No, that’s great! And the relatable jobs that each character has, and the idea that they all had had a past before this, really demystifies the essence of cult. Was that something that Richard talked to you about when discussing this?
Yeah. We talked about a lot of things. That element is very important. Even towards the end when he goes back to the reunion and he meets the guy at the front door, and how they’ve kind of switched roles – he had become this preppy guy, and Thorn had become this witch, whereas he used to wear Abercrombie jeans and the shirt, and he was class president and prom king. And so it’s interesting to let go of these labels completely. Did you ever see Soul, that animated film on Disney?
Yeah, I did.
That’s the same thing, I feel like. There’s a similar theme, which is we are not what we do. We are greater than those things. Because in Soul, they talk about what is the purpose of your life, right? And a lot of the time we think the purpose of our life is what we do for a living. So for him, it was to be a jazz pianist. And the purpose is much greater than that. And in a way, that’s what this film is also talking about. So by the end, when they have a baby, she says, “We’ll support him in whatever he chooses to do, even sports.” [laughter]
That was hilarious. You mentioned you had done a lot of dramas. And in this one, you work with some great comedic actors. What was it like working with Matthew Gray Gubler, Andy Milonakis, who’s somewhat of a legend, and Aubrey Plaza, even though she just had a voiceover role?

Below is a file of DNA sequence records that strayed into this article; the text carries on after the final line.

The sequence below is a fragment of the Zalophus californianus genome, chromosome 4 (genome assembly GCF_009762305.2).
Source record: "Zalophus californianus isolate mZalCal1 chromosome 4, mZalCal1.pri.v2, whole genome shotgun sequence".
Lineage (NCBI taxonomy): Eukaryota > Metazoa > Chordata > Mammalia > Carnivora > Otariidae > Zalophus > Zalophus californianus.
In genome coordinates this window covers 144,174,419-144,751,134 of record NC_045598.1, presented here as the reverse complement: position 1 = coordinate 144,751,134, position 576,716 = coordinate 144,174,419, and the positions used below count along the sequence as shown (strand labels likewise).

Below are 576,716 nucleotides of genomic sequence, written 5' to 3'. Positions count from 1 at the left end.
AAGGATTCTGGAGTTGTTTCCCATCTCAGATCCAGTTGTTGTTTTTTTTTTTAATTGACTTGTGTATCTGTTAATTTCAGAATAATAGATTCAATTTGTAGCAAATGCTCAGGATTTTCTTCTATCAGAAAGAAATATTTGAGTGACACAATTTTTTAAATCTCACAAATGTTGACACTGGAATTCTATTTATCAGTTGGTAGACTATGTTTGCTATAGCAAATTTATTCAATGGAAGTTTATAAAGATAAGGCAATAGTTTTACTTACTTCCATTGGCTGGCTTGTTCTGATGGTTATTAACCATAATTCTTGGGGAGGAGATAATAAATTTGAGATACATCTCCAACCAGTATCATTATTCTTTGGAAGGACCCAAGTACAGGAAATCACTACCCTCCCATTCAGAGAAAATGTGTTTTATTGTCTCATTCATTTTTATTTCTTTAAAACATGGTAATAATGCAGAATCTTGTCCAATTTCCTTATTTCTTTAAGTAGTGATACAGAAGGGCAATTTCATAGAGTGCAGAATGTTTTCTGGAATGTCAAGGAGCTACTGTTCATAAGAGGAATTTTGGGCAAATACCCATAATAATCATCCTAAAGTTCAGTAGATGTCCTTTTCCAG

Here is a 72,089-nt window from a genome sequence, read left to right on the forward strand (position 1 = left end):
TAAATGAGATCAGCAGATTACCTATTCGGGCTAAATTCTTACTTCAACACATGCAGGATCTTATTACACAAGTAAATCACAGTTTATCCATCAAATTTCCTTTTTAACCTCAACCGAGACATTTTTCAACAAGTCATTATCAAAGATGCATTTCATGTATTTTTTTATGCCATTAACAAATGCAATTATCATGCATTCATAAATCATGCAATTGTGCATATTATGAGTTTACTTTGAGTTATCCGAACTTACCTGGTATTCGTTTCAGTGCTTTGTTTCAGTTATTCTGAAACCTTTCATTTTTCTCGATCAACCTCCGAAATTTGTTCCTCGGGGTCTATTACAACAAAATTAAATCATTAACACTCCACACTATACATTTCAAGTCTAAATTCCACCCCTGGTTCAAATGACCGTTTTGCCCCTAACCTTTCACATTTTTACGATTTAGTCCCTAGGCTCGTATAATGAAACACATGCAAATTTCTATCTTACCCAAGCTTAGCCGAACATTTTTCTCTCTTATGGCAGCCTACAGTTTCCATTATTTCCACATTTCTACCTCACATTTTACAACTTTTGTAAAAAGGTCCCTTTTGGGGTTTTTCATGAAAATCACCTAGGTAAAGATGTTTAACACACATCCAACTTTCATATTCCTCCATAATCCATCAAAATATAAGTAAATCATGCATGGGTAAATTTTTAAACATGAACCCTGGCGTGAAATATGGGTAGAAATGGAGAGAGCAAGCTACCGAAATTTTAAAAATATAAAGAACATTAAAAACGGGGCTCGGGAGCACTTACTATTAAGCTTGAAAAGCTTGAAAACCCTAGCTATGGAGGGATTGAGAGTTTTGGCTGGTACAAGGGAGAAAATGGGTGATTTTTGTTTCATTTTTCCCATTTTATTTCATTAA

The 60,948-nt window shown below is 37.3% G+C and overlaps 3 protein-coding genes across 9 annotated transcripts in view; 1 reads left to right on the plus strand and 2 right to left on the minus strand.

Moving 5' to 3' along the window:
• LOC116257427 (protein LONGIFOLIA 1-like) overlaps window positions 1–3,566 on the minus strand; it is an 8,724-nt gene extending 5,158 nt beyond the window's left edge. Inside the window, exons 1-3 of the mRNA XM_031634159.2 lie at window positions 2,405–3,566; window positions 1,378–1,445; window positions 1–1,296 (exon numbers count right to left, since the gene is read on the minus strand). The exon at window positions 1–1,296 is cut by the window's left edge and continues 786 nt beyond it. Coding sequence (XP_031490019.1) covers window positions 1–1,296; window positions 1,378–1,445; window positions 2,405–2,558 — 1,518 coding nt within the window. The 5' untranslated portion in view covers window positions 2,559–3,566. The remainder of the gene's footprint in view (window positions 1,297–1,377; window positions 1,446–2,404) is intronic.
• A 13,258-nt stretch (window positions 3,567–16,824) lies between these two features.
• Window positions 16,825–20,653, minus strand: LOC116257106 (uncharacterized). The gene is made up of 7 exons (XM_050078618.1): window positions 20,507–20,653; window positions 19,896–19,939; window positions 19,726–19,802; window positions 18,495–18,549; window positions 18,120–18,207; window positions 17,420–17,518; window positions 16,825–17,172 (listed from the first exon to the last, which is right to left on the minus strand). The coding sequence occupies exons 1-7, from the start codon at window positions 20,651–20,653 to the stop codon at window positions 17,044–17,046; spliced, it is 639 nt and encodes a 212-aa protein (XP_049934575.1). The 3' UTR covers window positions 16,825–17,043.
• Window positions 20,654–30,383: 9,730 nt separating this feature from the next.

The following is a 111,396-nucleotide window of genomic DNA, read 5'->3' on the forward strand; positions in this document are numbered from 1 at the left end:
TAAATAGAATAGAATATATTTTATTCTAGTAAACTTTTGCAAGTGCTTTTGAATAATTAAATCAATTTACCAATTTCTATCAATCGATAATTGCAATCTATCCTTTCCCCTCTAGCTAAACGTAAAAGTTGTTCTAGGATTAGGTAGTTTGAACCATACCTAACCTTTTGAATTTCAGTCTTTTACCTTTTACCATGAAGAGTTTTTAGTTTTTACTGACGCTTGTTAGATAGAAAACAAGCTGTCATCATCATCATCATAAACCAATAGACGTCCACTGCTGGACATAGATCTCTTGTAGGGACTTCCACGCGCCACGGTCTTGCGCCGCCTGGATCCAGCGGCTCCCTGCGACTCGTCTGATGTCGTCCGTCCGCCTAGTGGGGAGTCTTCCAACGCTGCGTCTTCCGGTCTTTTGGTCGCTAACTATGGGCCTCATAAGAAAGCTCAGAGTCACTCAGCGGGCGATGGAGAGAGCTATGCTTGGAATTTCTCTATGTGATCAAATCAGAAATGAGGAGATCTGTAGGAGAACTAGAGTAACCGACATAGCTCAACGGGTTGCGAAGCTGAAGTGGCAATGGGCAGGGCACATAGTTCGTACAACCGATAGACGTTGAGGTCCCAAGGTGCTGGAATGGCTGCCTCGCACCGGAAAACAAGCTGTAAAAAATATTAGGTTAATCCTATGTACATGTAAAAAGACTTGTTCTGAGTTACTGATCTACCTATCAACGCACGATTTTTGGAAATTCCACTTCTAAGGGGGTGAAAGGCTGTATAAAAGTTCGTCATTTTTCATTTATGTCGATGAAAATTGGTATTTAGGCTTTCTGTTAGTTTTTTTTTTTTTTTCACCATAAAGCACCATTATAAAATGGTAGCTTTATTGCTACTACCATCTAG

Well, I didn’t meet Aubrey. But with Andy and Matthew, it was just so much fun. Andy’s the sweetest, kindest, loveliest human being. And Matthew is the perfect storm. He’s just such a delight. We completed each other as a couple, and as Willow and Thorn, perfectly. It was very, very, very fun. And he made me laugh all the time. And everybody else, like Josh Fadem and Johnny Pemberton and Kate Comer and Emily Chang and everybody that was involved, Nelson (Franklin), were just lovely, wonderful human beings as well as great, great talents in comedy. Great actors. So that was a lot of fun.
Speaking of comedic actors, I interviewed Jamie Kennedy, who spoke so dearly about his experience on Lost & Found in Armenia.
I found it to be a beautiful film that touched upon generational trauma, not only from the Armenian Genocide, but also from the First Artsakh War. What was the experience like going back to Armenia and filming on location?